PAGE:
WILLIAM VICTOR ROTH JR. - TYPED LETTER SIGNED 04/07/1972 - HFSID 178702
WILLIAM VICTOR “BILL” ROTH, JR. Typed letter responding to a constituent signed by the Delaware congressman in black felt tip Typed Letter signed: “Bill Roth”, in black felt tip, 1p, 8x10½. Washington, District of Columbia, 1972 April 7. To “Dear Mrs.
Sale Price $170.00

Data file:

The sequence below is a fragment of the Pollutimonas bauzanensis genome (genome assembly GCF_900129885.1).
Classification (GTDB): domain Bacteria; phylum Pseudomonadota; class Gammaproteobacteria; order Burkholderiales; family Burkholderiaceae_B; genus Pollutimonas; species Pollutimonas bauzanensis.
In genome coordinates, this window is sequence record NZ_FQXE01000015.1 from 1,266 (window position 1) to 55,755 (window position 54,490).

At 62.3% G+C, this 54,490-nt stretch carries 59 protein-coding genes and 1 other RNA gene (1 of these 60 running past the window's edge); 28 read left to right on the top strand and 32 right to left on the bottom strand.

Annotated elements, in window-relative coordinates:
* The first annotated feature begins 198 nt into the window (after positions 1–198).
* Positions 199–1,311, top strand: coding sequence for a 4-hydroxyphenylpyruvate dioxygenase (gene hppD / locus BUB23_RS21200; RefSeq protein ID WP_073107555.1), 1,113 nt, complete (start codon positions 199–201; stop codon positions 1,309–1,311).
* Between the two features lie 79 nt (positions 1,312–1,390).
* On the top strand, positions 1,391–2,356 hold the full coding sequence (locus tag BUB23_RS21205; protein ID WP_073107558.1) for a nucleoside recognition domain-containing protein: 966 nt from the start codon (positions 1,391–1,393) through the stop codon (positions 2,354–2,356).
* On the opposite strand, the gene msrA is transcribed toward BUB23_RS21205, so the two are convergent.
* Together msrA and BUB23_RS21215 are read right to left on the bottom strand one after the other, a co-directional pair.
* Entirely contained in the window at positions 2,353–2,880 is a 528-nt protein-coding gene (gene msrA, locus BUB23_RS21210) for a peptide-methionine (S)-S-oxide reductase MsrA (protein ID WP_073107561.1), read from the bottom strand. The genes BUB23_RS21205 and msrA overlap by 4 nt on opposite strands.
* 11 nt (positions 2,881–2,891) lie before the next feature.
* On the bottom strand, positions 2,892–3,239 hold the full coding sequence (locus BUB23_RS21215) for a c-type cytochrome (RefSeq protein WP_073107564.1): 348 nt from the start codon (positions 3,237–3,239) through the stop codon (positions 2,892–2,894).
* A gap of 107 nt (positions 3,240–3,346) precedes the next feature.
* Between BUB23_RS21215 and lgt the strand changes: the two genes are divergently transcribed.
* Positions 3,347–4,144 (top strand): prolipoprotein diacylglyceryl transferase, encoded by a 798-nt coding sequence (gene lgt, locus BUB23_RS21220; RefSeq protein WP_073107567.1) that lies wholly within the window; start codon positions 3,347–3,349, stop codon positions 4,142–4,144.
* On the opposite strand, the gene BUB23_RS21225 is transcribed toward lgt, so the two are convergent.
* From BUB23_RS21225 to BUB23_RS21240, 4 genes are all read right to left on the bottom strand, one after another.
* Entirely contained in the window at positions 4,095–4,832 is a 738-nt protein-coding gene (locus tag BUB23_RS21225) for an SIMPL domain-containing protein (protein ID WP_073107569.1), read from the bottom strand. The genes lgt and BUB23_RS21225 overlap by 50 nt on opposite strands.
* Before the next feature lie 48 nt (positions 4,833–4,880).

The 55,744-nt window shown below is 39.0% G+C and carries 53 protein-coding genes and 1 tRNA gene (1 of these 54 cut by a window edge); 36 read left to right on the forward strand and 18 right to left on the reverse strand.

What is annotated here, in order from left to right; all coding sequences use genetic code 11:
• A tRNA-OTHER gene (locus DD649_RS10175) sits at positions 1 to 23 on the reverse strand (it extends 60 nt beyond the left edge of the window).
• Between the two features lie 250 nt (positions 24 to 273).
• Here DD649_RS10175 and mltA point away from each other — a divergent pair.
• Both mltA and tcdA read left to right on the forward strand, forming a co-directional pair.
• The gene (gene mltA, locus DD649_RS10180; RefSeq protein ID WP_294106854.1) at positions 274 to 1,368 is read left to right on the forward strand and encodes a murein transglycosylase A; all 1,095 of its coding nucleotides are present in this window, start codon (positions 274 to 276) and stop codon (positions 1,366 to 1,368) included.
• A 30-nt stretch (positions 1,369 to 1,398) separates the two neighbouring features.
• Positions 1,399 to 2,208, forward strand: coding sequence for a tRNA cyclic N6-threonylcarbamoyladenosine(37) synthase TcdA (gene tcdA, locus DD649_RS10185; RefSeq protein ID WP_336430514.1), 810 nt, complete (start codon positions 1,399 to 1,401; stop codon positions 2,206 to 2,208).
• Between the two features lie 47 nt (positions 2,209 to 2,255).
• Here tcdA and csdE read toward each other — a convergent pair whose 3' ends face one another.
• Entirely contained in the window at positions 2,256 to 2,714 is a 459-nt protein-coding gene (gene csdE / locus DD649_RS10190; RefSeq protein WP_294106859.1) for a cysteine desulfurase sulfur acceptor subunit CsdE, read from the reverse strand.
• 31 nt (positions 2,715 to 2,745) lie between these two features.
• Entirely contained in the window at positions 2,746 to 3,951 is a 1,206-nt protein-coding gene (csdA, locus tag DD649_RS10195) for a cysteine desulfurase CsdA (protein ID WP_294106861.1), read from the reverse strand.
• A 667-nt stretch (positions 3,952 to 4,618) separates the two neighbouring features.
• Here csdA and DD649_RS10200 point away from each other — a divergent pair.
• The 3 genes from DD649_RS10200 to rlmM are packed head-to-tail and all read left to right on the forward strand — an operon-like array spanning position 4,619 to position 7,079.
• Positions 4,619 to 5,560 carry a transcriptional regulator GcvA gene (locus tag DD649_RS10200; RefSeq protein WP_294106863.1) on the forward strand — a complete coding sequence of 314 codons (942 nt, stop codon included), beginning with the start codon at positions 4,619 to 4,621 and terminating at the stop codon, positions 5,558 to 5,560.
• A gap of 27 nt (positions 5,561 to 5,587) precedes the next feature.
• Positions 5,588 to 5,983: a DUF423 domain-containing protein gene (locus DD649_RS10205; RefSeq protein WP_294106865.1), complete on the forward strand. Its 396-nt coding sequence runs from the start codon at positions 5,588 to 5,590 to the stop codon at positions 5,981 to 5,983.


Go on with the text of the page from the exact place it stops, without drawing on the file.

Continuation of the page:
WILLIAM VICTOR “BILL” ROTH, JR. Typed letter responding to a constituent signed by the Delaware congressman in black felt tip Typed Letter signed: “Bill Roth”, in black felt tip, 1p, 8x10½. Washington, District of Columbia, 1972 April 7. To “Dear Mrs. Becker” In part: “Thank you for your letter of March 21, 1972, informing me of your interest in participating in a consumer or individual rights lobby in the state of Delaware./…In Delaware, many volunteers, both adults and students, have joined with the staff of the Division of Consumer Affairs to counter the affects [sic] of deceptive advertising and other matters of interest to all consumers. Mrs. Francis West, head of the Division, hopes to contact you in the near futre to enlist your support for the Divisions' activities./…Sincerely”. On official United States Senate letterhead. Normal mailing folds. Lightly toned. Otherwise, fine condition. Accompanied by original typed enveloped signed: “William V. Roth Jr.”, in blue ink, 8¾x4. Postmarked Washington, District of Columbia, April 18, 1972. Lightly toned. Otherwise, fine condition. William Victor Roth, Jr. (1921-2003) was a U.S. politician who served in both the U.S. House and the Senate representing Delaware. Roth graduated from the University of Oregon 1943. He then served in the United States Army from 1943 to 1946, during World War II. After the war he attended Harvard Business School, from which he graduated in 1947. In 1949, Roth completed his education, graduating from Harvard Law School and began practicing law. Roth was elected as a Republican to the 90th and 91st Congresses and served from 1967 until he resigned in 1970 in order to serve in the Senate. During his five terms in the Senate, Roth served as chairman for the Committee on Governmental Affairs (104th Congress) and was a member of the Committee on Finance (104th Congress through 106th Congress). During his many years of campaigning, Roth was known for bringing a Saint Bernard dog to keep him company during public appearances. He was not reelected in 2000, and subsequently retired from politics. Two items.
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